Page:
Category Archives: Bursary

International inspiration and useful tools at Lean HE

Leah March
Process Improvement Facilitator
University of Sheffield
Mark Boswell
Business Enhancement Manager
Middlesex University London

Lean HE 2018 Conference, Tromsø summary guide

This summary guide (pdf available Leah March and Mark Boswell guide for Lean HE) was created following our attendance to the Lean HE Conference Tromsø in November 2018. The aim of the guide is to highlight useful tools and topics shared throughout the conference and to provide some tips on making the most of the conference experience. We give some possible next steps in relation to both attending the Lean HE 2019 conference and applying for the UCISA bursary funding which allowed us to attend.

Keynote speakers

Professor Tove Dahl, Professor of Educational Psychology at The Artic University of Norway

Professor Dahl’s session started with a powerful story from her own working life about the difficulty of adopting new technology when she had not been equipped with awareness about the change nor the skills to readily use it, and the frustration and rework it resulted in. She also spoke about the need for courage to adopt change and the importance of equipping people with the necessary desire and tools to make mustering that courage and overcoming the difficulties easier.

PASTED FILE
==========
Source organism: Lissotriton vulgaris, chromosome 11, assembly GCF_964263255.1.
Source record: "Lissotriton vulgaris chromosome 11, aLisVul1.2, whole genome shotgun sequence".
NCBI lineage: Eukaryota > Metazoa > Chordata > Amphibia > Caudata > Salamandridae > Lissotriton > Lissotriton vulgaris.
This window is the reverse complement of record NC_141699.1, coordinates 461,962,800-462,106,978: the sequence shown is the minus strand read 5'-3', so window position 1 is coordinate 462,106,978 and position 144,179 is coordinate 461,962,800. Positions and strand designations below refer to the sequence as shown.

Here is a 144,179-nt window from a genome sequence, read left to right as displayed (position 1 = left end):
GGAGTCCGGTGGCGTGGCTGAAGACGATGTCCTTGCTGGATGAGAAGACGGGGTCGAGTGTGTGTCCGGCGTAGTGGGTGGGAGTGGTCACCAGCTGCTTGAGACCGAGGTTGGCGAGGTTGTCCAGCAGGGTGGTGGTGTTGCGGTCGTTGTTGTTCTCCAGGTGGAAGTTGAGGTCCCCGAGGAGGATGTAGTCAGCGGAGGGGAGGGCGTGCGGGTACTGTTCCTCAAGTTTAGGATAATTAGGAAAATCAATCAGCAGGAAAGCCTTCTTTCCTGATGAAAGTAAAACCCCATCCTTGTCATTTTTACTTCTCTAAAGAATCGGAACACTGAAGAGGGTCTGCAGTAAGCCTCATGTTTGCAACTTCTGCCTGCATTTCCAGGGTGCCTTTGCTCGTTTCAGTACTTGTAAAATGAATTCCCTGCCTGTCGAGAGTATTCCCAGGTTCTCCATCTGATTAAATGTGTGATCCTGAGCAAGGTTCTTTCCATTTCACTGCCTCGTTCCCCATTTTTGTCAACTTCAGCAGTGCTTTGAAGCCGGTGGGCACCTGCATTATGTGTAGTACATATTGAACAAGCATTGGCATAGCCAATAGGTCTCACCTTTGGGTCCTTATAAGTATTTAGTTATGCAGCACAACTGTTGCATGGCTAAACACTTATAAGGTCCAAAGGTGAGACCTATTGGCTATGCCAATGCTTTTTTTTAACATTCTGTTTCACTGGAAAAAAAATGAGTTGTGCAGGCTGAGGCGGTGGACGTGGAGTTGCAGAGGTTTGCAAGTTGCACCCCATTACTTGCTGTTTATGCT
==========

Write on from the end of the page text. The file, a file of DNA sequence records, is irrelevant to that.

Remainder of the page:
You can read more about Professor Dahl’s blog about courage here.

Niklas Modig, Author, inspirational speaker and researcher in Lean and operational excellence

Niklas Modig’s inspiring presentation was split into two halves. The first concentrated on explaining the ‘efficiency paradox’, and the challenge of achieving flow efficiency alongside resource efficiency, across an extended process.
The second half was focussed on how he facilitated the first half of the session in a way that enabled his audience to reach their own conclusions, rather than provide conclusions for them, ensuring greater buy-in to the outcomes.
You can watch Niklas here explaining the efficiency paradox and other key areas of Lean.

Professor Torbjørn Netland, Head of Chair of Production and Operations Management, ETH Zurich